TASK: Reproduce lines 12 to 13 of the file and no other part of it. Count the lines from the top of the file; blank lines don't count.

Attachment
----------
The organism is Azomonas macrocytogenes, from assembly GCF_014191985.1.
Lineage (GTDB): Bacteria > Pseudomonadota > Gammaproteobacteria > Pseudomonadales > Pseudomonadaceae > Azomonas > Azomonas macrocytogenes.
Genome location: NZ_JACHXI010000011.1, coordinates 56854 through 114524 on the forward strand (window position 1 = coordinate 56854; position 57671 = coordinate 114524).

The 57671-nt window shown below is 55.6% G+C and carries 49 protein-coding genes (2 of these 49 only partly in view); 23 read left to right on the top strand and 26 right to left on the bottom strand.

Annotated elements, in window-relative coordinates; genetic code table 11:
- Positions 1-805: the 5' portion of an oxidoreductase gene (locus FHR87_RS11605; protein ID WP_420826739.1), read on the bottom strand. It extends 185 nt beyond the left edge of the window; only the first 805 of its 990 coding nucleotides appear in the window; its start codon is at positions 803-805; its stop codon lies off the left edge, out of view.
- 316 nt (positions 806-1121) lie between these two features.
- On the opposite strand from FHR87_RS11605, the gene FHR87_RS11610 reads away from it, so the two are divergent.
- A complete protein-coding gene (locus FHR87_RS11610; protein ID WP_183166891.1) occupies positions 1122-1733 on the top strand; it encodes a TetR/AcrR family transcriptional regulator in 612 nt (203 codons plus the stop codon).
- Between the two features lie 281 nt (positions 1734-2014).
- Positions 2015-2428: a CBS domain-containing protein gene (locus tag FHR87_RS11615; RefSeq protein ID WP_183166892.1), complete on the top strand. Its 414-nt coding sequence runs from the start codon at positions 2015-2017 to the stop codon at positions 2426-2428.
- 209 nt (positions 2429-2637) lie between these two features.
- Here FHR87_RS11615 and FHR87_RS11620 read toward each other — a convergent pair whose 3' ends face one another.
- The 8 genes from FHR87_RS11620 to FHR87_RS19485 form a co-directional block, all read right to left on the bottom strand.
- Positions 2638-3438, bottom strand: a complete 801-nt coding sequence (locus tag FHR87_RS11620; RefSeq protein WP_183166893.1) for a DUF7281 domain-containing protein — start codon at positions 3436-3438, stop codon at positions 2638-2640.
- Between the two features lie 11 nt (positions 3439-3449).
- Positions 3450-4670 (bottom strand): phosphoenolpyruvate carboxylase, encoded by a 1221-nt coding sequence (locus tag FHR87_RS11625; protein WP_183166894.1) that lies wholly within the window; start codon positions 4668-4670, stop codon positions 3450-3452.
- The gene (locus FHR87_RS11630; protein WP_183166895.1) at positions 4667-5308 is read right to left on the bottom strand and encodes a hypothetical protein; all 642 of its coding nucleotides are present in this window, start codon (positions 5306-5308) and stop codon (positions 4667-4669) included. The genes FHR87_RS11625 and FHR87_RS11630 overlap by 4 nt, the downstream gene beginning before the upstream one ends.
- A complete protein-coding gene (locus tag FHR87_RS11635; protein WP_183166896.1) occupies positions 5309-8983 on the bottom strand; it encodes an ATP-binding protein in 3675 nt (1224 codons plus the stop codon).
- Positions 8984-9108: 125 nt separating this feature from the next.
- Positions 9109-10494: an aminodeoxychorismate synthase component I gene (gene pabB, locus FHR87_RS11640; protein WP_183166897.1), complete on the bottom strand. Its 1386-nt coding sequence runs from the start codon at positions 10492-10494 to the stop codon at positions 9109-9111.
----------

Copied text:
- 209 nt (positions 2429-2637) lie between these two features.
- Here FHR87_RS11615 and FHR87_RS11620 read toward each other — a convergent pair whose 3' ends face one another.